Healing Waters – Budapest’s Thermal Baths

Budapest sits on a complex network of almost 125 thermal springs, and this thermal-water reserve is one of the largest in the world, especially for a capital city. Budapest is therefore rich in world-class healing baths and ‘taking the waters’ has been a part of everyday life.

There can be few places in the world where water is as lavishly celebrated.

The healing powers of the hot springs were first discovered in 100 AD, when Romans settled at Aquincum, which is now part of Budapest. Then it was the Turks, who occupied Hungary during the 16th century, who built the baths and developed the spa culture. The water contains calcium, magnesium, hydrocarbonate, alkalis, chloride, sulfate and fluoride. Some of the health problems a thermal bath can provide relief for a number of degenerative diseases of the joints, circulatory problems, post-traumatic treatments and respiratory issues.

There are a 11 public baths to visit in Budapest, depending on what your preferences are. The layout of most of Budapest’s baths is similar: a series of indoor thermal pools, where temperatures range from warm to hot, with steam rooms, saunas, ice-cold plunge pool and rooms for massage. Some have outdoor pools with fountains, sprays and whirlpools. Being thermal, some are open year-round. Opening times and who is welcome when depend on the day of the week and the time, with many baths now opening late at night during the weekend.

Some of the baths have male and female only days, but these are in the minority, so a bathing suit is highly recommended. Walking around the baths can be cold and slippery, including outside, it is an idea to consider taking along a pair of plastic sandals or flip-flops. Some of the pools in the baths require a swimming cap to go in, but again this is not for all of them. Towels are not provided but can be hired for a fee, although the absorbance of these towels are questionable! It is probably a good idea to bring your own. All baths and pools have cabins and/or lockers.  A locker is somewhere safe to lock away your possessions and a cabin is a lockable changing room. In most of the baths nowadays you are given an electronic bracelet which directs you to and then opens the locker or cabin door rather than a key, which is handy to prevent losing it.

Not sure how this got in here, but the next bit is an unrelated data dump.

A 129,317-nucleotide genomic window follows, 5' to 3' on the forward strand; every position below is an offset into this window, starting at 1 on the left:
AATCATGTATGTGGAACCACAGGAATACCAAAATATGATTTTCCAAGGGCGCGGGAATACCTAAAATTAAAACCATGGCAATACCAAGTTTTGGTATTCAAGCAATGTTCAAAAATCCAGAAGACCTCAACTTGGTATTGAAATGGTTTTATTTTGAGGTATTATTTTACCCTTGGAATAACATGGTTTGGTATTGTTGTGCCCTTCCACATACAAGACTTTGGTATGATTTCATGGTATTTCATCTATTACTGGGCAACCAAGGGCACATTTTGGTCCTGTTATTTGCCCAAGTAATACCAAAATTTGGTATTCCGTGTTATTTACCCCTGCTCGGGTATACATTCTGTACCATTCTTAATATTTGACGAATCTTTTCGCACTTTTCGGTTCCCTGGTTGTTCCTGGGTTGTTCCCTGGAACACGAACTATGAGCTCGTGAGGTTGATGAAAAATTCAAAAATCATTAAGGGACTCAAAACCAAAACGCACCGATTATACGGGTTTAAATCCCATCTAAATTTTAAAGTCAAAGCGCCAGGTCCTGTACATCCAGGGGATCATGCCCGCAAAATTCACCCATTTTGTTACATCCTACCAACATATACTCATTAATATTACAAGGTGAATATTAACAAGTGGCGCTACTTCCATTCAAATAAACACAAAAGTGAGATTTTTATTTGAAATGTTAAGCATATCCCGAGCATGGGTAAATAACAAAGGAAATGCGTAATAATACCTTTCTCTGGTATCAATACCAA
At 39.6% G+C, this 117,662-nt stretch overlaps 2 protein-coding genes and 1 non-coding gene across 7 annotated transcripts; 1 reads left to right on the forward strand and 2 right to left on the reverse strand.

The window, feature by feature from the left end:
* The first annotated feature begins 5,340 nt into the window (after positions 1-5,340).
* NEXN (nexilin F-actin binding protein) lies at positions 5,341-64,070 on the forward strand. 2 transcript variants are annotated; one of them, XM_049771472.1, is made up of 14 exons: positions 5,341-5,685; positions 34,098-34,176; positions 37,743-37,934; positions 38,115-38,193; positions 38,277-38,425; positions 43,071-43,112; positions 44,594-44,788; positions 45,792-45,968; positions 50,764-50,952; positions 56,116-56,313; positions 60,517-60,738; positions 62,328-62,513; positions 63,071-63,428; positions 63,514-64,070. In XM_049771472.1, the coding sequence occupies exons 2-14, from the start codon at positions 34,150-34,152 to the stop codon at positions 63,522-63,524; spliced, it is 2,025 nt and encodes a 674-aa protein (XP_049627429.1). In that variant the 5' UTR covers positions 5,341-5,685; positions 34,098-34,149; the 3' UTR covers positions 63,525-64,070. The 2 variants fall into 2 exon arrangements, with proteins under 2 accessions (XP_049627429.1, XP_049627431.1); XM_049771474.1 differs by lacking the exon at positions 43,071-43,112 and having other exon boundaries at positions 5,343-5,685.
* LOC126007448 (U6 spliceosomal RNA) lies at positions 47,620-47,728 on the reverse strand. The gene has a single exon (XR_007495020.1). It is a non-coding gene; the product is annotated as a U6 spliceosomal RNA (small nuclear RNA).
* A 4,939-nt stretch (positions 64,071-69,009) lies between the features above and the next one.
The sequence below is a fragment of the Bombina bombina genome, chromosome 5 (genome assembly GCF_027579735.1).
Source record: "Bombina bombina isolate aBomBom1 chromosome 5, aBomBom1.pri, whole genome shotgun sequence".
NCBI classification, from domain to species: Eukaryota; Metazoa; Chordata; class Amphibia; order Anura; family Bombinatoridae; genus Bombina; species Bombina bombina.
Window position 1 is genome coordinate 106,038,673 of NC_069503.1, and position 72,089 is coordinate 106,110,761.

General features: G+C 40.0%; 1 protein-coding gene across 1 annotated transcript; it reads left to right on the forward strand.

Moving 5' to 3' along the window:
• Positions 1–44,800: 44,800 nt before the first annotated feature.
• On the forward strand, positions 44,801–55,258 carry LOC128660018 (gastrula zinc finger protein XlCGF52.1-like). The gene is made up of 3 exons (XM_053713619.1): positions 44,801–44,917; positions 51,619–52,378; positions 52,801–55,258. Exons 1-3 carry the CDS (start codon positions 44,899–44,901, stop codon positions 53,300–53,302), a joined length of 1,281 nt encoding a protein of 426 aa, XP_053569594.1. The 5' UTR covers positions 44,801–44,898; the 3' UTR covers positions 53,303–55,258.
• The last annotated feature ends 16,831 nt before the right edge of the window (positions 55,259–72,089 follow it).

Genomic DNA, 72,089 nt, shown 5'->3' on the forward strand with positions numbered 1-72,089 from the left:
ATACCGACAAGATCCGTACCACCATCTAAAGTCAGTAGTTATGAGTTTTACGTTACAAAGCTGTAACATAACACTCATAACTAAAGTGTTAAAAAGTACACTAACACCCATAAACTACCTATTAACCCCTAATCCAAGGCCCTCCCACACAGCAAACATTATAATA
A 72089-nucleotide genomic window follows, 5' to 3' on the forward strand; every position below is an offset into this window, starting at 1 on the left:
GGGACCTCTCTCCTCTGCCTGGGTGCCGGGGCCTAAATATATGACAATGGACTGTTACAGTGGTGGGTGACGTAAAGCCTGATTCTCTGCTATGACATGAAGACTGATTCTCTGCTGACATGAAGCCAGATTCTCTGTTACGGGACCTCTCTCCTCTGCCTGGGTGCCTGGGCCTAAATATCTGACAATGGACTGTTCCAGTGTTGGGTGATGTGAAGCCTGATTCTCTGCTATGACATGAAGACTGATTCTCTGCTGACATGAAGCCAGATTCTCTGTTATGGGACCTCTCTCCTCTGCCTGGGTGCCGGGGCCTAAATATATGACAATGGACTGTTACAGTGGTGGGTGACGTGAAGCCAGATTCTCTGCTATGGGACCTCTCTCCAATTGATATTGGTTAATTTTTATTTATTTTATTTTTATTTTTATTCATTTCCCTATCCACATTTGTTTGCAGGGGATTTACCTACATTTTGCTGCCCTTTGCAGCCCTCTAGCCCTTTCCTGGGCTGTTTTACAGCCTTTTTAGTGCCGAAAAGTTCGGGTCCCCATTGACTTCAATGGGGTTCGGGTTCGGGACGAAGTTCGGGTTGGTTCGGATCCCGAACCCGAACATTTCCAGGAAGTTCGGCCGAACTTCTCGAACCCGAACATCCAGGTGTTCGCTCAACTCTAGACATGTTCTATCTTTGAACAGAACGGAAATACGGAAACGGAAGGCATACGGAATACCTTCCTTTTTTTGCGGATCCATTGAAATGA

Four of the most commonly known baths are the Széchenyi Baths, St. Gellért Thermal Baths, St. Lukács Thermal Baths and the Rudas Thermal Baths.

The Szechenyi Baths were the first thermal baths in the city of Pest, when it was built in a neo-Baroque and neo-renaissance style before 1913. The baths became so popular that they were expanded and now boasts 2 large outdoor pools and 15 indoor pools.

The Art Nouveau Gellért Baths, now open to both men and women at all times, have the most beautiful indoor swimming pools in the city and small thermal pools at different temperatures containing water from Gellért hill’s mineral hot springs. Gellert Spa is famous for its lovely warm spring water pools, its architecture and its landscape.

St Lukacs Baths is more modest that the two previous mentioned baths, but has its own strengths and specialties, like the many Gratitute Tablets or stone plaques on its walls saying thank you for the healing power of the geothermal waters, or the Himalayan Salt Room for curing respiratory problems, or the Weight Bath used for stretching the back, treating spinal injuries.

The Rudas Baths were established during the time of the Turkish occupation of Hungary and is where history meets modern design and innovation. While its main thermal pool and octagonal room dates back to 1550, on the roof is a modern bath overlooking the Danube River. To complement its historical background, the Rudas Baths holds onto the traditions of separate male and female days at the main thermal pool on the weekdays, and only allows coed bathing on the weekends. From 1936 to 2005, only men were to use the bath, and women have only been allowed in since 2005 when the reconstruction work was completed.

Visiting the Thermal Baths in Budapest is a must. Budapest is not called the ‘City of Spas’ for nothing.


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